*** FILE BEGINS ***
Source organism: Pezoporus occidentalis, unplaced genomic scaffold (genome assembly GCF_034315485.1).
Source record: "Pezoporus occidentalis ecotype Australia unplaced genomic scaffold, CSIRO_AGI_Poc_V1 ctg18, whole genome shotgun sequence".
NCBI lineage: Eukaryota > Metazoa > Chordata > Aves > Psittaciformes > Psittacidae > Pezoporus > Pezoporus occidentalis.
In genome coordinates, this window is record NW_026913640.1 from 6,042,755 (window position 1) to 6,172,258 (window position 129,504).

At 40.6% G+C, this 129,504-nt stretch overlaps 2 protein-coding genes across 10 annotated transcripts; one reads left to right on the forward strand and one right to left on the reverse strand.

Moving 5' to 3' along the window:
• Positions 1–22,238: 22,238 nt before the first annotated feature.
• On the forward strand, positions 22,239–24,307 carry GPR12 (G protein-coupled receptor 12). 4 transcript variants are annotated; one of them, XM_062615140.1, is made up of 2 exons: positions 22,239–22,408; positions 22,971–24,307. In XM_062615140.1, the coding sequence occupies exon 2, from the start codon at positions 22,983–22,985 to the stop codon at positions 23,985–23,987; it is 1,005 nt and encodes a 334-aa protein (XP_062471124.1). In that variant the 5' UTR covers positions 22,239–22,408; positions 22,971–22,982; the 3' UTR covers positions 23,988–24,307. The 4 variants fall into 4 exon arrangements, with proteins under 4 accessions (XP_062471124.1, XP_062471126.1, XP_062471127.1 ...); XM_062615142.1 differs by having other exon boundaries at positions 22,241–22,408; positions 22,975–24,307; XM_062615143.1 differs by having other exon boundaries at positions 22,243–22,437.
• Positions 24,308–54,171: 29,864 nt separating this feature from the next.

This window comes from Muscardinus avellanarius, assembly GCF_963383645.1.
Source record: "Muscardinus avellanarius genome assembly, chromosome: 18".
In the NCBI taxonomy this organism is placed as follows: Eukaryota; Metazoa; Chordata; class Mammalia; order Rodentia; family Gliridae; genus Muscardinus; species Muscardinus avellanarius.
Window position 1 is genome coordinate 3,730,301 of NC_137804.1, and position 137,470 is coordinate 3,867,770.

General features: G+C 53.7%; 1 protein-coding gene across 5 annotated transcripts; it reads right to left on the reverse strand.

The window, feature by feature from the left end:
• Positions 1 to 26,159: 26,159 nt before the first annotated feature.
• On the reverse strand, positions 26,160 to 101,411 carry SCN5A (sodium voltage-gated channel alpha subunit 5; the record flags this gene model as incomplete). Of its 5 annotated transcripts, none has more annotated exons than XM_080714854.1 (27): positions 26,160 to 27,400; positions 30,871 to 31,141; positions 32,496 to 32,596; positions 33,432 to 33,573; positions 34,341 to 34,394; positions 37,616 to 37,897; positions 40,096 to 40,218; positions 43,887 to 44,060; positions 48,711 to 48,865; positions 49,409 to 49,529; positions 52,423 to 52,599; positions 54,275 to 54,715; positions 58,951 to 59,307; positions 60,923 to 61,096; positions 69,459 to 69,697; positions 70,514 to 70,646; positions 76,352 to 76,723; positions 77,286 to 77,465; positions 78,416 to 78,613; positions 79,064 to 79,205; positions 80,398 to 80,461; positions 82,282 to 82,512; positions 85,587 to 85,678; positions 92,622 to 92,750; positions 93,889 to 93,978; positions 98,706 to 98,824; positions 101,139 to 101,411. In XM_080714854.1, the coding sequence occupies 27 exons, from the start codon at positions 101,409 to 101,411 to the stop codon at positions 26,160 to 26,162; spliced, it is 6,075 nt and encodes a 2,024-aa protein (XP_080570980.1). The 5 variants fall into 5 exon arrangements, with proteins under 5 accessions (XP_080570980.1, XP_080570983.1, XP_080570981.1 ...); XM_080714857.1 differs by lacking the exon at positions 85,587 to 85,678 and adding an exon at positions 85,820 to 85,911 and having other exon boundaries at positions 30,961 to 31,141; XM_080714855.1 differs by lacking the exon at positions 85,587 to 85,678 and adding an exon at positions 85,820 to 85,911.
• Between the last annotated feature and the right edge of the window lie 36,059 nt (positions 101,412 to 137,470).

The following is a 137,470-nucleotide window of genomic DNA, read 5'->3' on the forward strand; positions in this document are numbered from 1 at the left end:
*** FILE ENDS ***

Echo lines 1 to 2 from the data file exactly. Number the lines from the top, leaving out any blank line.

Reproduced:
Source organism: Pezoporus occidentalis, unplaced genomic scaffold (genome assembly GCF_034315485.1).
Source record: "Pezoporus occidentalis ecotype Australia unplaced genomic scaffold, CSIRO_AGI_Poc_V1 ctg18, whole genome shotgun sequence".